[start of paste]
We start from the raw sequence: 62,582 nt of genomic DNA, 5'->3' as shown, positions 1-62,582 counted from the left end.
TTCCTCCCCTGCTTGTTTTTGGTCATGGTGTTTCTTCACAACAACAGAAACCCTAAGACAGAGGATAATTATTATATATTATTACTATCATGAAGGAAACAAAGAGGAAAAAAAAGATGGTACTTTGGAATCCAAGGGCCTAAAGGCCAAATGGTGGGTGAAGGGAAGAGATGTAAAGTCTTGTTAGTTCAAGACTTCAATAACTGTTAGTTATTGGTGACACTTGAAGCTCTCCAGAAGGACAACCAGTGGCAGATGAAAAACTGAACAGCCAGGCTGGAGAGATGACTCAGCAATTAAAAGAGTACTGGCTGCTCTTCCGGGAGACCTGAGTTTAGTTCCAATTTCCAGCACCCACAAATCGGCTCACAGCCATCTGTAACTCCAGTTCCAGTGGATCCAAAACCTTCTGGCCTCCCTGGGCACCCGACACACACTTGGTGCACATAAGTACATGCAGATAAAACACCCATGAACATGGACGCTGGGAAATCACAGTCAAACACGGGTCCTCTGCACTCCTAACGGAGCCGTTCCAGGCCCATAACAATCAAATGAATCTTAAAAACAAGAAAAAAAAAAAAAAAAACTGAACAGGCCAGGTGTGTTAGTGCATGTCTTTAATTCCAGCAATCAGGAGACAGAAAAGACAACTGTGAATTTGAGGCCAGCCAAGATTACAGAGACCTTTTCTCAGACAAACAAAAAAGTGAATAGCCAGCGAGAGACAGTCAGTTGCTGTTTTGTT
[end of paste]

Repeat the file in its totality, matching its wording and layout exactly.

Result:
We start from the raw sequence: 62,582 nt of genomic DNA, 5'->3' as shown, positions 1-62,582 counted from the left end.
TTCCTCCCCTGCTTGTTTTTGGTCATGGTGTTTCTTCACAACAACAGAAACCCTAAGACAGAGGATAATTATTATATATTATTACTATCATGAAGGAAACAAAGAGGAAAAAAAAGATGGTACTTTGGAATCCAAGGGCCTAAAGGCCAAATGGTGGGTGAAGGGAAGAGATGTAAAGTCTTGTTAGTTCAAGACTTCAATAACTGTTAGTTATTGGTGACACTTGAAGCTCTCCAGAAGGACAACCAGTGGCAGATGAAAAACTGAACAGCCAGGCTGGAGAGATGACTCAGCAATTAAAAGAGTACTGGCTGCTCTTCCGGGAGACCTGAGTTTAGTTCCAATTTCCAGCACCCACAAATCGGCTCACAGCCATCTGTAACTCCAGTTCCAGTGGATCCAAAACCTTCTGGCCTCCCTGGGCACCCGACACACACTTGGTGCACATAAGTACATGCAGATAAAACACCCATGAACATGGACGCTGGGAAATCACAGTCAAACACGGGTCCTCTGCACTCCTAACGGAGCCGTTCCAGGCCCATAACAATCAAATGAATCTTAAAAACAAGAAAAAAAAAAAAAAAAACTGAACAGGCCAGGTGTGTTAGTGCATGTCTTTAATTCCAGCAATCAGGAGACAGAAAAGACAACTGTGAATTTGAGGCCAGCCAAGATTACAGAGACCTTTTCTCAGACAAACAAAAAAGTGAATAGCCAGCGAGAGACAGTCAGTTGCTGTTTTGTT